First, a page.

Still, the rise of Portland’s upper class makes some people profoundly uncomfortable, and there is no better sign of the growing tension among the classes than the some 21,000 pages of community comments that were collected for Mayor Tom Potter’s VisionPDX project, which aims to shape the city’s future based on input from its citizens. The comments are contained in cheap white plastic binders and kept in the Bureau of Planning on the seventh floor of the 1900 Building downtown, near the cubicle of one Cassie Cohen, a casually attired employee who helped write some of the summary reports and who offered me a cup of herbal tea from her personal stash when I visited.

Throughout the collection, whether the topic is housing, livability or “small-town feel,” the Pearl District remains a top target for those unhappy with the way our metropolis has, and has not, progressed. “The increase in glass high-rises and the Pearl District culture doesn’t allow for people and lifestyles outside of the middle- and upper-class ideologies,” wrote one disgruntled citizen. Yes, Portland embraces diversity, such comments suggest—so long as people don’t go, you know, getting a little too Ben Holiday on us.

“What I got is that people are really focused on the non-monetary,” says Sheila Martin, director of PSU’s Institute of Portland Metropolitan Studies, who co-chaired the VisionPDX project. Indeed, once all the comments were painstakingly coded for content and intent, the results show that we strongly value “community connectedness and distinctiveness,” “equity and accessibility” and “sustainability” above all else.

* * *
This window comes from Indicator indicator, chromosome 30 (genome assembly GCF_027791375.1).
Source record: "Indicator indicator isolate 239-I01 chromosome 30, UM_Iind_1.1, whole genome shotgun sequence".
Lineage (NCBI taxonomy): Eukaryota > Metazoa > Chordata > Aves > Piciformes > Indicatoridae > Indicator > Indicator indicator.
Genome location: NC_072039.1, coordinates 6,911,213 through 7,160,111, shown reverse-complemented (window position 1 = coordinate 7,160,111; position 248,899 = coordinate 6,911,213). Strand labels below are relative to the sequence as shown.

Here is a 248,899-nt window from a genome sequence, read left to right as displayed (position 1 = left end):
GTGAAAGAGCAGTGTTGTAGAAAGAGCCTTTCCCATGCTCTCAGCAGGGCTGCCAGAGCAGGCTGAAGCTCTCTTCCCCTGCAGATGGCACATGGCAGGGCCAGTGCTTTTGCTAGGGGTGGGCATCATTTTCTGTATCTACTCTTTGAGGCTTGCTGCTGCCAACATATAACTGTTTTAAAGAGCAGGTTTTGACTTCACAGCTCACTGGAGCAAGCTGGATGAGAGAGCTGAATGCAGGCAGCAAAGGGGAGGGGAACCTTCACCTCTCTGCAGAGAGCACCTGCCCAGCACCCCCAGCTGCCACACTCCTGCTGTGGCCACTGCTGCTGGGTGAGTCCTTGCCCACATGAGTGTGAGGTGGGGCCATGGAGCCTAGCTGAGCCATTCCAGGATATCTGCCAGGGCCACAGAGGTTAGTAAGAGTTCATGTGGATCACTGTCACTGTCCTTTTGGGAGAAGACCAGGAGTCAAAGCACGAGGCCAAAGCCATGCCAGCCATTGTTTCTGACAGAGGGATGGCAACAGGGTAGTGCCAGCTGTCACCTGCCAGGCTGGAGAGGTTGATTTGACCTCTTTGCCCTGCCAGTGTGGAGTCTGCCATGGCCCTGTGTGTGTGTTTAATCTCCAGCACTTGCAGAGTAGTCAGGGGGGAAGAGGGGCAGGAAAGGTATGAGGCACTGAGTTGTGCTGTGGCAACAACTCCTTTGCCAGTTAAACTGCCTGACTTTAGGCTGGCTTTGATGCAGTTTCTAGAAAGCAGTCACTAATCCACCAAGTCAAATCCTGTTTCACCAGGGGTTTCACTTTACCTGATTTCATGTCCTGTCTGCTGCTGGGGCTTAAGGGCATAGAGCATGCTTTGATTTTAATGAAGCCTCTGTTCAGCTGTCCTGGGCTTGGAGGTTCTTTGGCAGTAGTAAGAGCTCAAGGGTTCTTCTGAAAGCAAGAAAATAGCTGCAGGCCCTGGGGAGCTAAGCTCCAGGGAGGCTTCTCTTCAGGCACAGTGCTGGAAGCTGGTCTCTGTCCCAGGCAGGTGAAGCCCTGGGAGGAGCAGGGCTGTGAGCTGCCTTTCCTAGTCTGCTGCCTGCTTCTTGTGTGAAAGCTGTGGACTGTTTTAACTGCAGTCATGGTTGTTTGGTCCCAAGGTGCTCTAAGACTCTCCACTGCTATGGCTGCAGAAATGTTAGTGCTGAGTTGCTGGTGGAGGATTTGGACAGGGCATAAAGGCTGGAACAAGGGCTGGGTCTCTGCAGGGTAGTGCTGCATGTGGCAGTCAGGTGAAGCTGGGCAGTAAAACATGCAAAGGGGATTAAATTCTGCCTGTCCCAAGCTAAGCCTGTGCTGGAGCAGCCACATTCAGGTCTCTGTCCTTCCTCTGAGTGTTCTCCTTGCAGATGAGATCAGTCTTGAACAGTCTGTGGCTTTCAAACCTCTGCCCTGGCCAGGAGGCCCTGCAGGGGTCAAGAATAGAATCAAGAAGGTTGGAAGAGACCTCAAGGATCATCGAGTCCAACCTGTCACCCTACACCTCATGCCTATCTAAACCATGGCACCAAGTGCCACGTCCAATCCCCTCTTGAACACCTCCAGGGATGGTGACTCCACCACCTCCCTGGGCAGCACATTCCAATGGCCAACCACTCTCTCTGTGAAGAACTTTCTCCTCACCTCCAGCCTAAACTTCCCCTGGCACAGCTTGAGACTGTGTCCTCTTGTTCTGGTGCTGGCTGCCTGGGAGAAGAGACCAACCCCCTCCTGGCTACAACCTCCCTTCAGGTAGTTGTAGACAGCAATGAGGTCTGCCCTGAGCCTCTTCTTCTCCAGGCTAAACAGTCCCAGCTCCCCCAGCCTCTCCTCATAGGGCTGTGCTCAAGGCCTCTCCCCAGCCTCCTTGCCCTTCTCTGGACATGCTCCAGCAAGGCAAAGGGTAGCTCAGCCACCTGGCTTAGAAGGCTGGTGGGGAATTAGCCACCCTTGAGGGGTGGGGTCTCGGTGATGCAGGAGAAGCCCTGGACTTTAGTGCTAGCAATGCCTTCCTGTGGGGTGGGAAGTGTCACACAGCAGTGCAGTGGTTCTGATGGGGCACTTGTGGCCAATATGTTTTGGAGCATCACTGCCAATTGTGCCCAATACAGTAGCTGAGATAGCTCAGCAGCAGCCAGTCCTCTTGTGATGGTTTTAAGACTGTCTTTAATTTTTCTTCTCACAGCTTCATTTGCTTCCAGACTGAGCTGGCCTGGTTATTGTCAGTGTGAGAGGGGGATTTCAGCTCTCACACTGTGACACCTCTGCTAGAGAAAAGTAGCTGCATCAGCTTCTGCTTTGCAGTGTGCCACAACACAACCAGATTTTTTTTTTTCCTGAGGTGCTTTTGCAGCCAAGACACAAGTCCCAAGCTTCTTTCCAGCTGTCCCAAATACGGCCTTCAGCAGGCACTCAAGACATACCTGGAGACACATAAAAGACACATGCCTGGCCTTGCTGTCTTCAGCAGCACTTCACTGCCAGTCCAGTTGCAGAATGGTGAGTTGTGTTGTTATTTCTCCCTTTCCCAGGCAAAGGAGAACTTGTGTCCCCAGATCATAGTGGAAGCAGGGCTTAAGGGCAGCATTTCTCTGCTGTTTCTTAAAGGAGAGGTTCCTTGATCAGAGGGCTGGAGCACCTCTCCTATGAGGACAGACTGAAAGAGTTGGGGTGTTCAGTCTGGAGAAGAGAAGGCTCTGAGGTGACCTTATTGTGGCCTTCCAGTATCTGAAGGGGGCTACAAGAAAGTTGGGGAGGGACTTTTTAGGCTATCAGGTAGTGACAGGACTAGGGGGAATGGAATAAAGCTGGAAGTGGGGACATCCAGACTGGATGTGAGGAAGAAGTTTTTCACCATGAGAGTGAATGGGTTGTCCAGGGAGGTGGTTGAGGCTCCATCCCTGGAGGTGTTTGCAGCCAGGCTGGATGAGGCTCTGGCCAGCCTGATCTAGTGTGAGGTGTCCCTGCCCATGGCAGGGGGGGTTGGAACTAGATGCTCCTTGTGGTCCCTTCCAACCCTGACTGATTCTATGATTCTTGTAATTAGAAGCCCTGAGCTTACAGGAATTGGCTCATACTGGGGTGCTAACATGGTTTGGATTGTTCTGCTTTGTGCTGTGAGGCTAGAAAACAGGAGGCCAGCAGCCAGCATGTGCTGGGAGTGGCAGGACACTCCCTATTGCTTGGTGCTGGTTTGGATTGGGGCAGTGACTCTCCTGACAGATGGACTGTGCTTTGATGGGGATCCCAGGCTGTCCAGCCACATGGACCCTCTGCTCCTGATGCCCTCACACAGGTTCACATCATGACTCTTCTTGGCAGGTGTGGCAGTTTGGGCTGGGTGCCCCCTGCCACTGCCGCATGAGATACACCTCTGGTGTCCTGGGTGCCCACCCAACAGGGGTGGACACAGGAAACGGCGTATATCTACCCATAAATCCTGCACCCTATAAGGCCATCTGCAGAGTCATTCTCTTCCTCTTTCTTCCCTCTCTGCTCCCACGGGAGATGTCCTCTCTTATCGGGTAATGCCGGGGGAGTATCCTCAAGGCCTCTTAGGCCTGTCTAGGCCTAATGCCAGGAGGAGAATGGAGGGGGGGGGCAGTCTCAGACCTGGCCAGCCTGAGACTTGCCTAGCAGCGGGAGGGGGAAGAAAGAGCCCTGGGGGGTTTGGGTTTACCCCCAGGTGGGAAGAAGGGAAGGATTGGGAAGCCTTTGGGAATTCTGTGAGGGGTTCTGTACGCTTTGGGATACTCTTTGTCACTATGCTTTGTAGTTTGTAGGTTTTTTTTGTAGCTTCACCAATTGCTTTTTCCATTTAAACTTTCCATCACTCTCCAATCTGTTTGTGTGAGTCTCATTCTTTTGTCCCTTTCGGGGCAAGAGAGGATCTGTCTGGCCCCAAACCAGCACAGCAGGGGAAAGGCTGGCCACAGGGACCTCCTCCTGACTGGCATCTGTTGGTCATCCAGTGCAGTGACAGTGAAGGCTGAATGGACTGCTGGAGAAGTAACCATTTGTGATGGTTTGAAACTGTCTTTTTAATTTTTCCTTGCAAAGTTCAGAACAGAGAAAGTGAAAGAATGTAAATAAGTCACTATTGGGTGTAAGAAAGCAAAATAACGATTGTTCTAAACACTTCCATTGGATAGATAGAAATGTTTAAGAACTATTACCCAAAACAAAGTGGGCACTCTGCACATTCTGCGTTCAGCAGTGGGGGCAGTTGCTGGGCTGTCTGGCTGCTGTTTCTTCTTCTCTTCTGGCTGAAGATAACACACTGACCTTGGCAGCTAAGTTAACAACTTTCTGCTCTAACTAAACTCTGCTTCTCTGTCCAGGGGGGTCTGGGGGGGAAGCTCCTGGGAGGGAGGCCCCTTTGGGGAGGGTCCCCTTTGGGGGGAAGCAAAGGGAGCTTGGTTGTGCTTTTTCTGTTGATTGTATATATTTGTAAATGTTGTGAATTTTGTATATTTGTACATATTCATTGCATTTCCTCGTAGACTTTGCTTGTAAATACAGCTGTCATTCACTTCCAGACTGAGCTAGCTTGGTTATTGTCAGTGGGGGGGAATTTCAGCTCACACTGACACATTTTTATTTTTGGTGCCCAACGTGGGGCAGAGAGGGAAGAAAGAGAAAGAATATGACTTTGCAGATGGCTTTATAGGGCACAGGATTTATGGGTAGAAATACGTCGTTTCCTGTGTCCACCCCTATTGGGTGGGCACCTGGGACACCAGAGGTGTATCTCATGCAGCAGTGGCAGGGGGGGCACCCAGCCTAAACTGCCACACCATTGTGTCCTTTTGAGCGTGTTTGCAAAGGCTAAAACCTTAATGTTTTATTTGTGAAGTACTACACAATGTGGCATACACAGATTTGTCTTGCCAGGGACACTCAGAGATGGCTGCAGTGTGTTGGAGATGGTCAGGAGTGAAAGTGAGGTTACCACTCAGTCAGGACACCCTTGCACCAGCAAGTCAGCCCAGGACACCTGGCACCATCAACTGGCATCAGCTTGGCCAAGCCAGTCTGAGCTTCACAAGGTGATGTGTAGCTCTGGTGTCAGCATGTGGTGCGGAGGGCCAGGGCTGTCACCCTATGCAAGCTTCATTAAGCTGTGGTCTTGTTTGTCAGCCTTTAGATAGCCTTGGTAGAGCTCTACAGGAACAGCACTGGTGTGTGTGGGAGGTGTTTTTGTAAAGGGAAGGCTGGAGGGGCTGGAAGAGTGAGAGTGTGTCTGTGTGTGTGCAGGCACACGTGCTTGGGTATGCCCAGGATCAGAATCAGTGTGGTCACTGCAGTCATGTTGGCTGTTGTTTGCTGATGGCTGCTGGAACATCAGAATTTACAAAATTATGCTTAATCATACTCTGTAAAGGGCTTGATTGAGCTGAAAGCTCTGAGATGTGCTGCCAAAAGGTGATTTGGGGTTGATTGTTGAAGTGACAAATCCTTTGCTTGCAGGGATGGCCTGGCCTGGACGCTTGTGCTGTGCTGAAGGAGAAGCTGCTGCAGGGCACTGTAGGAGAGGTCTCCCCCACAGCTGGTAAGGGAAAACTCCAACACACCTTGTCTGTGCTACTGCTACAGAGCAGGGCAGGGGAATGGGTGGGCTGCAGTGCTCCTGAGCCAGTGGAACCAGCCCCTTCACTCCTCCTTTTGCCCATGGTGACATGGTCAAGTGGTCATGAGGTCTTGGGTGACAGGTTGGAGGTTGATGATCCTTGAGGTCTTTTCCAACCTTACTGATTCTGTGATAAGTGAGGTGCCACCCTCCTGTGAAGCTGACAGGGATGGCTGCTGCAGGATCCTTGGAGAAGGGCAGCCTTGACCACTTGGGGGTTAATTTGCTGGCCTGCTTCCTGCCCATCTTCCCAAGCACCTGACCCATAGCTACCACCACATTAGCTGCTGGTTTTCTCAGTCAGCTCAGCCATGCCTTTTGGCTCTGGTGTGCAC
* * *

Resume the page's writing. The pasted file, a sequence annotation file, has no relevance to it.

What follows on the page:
It is hard to think of another city, should the same questions be posed to its residents, that would generate such a clear, values-based sense of itself. But are these values strong enough to bring tens of thousands of newcomers into the Portland fold? That’s about as easy to fathom as human behavior. But, hey, if you did just join our citizenry, and have the means to shell out $70 for a steak, let me offer some advice: Make sure it’s locally raised and hormone-free. We promise that you’ll feel better about the planet. More to the point, we’ll feel a whole lot better about you. —JD


Is hitting the jackpot all it’s cracked up to be? Four Portland lottery winners say yes. And no.

WHAT WOULD IT BE LIKE TO WIN THE LOTTERY? Few among us have not, at some point, indulged in the ultimate fantasy—thanks in no small part to the jaw-dropping amount of money that the Oregon Lottery spends on advertising to fuel our flights of fur-lined fancy. In 2007 alone, $10 million went to pay for print, billboard and TV ads that trumpeted the joys of winning and reminded people that profits from state-sponsored gaming help fund everything from state parks to education.